When we discover an object, an environment, a notion, all our senses transmit information to our brain about this object, this environment, this notion. We integrate this object, this environment, this notion under different sensory modalities and it is the precise combination of these different information that will allow us to characterize and recognize more easily this object, this environment, this notion in its entirety thereafter. This is called sensory integration or multisensory integration. All this sensory information, transmitted to the brain via our nerve endings, then allows the brain to process perceptions in a multimodal way. Multimodal corresponds to the fact that the information on an object is transmitted according to several sensory modalities (tactile, auditory, visual, etc…) (1)(2). This multisensory integration also has impacts on high level cognitive functions such as attention (3) or memory (3b).
It should be noted that theories on sensory integration appeared in the 1960s in the United States with Ayres, an occupational therapist and doctor in psychology and neuroscience, and then by her successors (4). This theory became a trademark because Ayres developed a whole therapeutic approach based on it. This approach is mainly used by occupational therapists and consists of creating sensory-motor play situations to stimulate and progressively correct previously identified sensory integration disorders (5).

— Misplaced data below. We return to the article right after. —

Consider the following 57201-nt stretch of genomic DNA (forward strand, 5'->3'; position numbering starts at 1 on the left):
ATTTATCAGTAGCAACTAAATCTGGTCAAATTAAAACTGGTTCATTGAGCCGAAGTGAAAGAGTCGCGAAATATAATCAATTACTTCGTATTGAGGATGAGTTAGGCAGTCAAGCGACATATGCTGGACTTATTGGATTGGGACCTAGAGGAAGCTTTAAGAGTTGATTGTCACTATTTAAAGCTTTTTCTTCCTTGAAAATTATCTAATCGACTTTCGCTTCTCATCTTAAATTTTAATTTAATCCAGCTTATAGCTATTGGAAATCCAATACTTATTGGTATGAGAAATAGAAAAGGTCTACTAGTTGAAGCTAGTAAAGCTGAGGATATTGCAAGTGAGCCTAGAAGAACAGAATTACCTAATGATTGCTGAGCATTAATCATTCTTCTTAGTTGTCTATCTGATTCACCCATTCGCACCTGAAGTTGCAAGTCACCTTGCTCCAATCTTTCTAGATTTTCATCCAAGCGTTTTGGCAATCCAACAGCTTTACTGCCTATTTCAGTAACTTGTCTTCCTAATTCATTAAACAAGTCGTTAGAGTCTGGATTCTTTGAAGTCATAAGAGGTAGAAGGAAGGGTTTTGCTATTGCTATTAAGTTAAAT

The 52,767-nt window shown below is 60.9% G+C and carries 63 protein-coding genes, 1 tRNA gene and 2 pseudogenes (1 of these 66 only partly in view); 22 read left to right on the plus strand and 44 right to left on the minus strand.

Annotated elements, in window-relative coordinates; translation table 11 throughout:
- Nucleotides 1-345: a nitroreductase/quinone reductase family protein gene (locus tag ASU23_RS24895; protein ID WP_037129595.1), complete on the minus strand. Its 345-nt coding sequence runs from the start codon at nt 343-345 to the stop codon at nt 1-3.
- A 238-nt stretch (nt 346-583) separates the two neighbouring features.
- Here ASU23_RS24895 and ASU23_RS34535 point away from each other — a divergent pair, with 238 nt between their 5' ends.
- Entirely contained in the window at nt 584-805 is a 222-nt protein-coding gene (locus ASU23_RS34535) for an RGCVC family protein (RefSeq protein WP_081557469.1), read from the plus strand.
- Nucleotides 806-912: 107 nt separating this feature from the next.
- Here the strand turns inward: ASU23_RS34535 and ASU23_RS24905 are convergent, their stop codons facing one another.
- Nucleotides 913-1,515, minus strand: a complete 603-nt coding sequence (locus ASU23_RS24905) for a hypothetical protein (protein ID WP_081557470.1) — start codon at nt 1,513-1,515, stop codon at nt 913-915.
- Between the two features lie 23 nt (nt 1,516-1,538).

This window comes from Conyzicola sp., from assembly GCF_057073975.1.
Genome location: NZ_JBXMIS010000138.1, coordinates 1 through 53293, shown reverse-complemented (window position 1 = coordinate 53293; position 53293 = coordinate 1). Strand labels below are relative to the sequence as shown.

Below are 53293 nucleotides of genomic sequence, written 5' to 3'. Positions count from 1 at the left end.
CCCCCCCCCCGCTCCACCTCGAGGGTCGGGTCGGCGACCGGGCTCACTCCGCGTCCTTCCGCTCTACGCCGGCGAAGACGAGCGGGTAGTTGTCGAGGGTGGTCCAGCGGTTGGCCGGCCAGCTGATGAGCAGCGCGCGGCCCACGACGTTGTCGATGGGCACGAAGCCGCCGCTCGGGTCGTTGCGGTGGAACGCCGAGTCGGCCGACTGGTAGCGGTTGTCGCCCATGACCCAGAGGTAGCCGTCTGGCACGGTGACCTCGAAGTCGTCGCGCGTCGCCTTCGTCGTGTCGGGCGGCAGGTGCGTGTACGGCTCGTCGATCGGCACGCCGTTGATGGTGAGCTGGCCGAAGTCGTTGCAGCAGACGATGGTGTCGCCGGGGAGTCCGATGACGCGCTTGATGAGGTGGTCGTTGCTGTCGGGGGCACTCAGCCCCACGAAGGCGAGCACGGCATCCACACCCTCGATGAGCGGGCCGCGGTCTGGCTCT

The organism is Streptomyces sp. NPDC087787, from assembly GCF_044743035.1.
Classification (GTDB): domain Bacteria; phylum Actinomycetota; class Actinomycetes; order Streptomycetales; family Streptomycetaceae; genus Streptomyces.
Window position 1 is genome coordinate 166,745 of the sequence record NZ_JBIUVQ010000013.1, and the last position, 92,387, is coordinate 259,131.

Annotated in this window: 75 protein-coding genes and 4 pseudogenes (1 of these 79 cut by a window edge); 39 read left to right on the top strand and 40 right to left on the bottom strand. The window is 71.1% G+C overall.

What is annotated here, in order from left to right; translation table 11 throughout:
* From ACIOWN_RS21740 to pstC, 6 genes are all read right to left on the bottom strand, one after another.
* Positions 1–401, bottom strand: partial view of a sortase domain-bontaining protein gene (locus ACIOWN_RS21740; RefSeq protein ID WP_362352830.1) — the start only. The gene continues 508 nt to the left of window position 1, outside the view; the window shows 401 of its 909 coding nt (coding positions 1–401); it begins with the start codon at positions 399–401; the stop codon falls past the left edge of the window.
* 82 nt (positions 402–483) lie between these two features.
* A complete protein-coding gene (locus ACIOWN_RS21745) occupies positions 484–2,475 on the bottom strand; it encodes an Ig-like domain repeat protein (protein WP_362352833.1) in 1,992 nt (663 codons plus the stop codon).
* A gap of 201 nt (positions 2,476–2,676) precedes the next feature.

For the sake of consistency, we choose to use the term multisensory integration except when we refer explicitly to the approach developed by Ayres.
Two main categories of work have made it possible to objectify the effects of multisensory integration:
work on intersensory facilitation, which is “the study of the presentation of an accessory stimulus on the processing of a target stimulus of a different modality” (6),
and work comparing the processing of bimodal targets to that of unimodal targets (redundant target effect) (7).
It happens that the information is not congruent and then one sensory modality will possibly take precedence over the others and thus lead to perceptual illusions:
McGurck effect, highlighted by McGurck and McDonald in 1976, which is the influence of the visual perception of articulatory movement of the lips on the auditory perception of speech (8). In this example when we see someone pronounce “ga” and we hear “ba”, we understand the syllabe “da”.
Ventriloquism where the perception of an articulatory movement of the lips can influence the judgment of the spatial localization of a sound source (Driver, 1996) (9).
Virtual reality where visual perception takes precedence over vestibular perception. When we see that we are on the edge of a cliff, we may feel as if we are falling while our body is sitting or standing. This incongruence can be more or less well supported and create a physical discomfort (nausea).
At the neuroanatomical level, in the literature, observations show that 3 structures of the central nervous system would be involved in this mechanism of multi-sensory integration:
The prefrontal cortex to maintain simultaneous activities in different brain areas (10).
The hippocampus in particular for the long-term encoding of links between the different sensory components.
The thalamus because, except for olfactory information, all sensory information passes through the thalamus before being projected into the neocortical areas of the brain. And conversely, from the cortical areas to the thalamus. According to some authors, it is these reciprocal activations that play a primordial role in multisensory integration (11).
That’s a little clearer, but why do we do multisensory stimulation if our senses are already constantly engaged?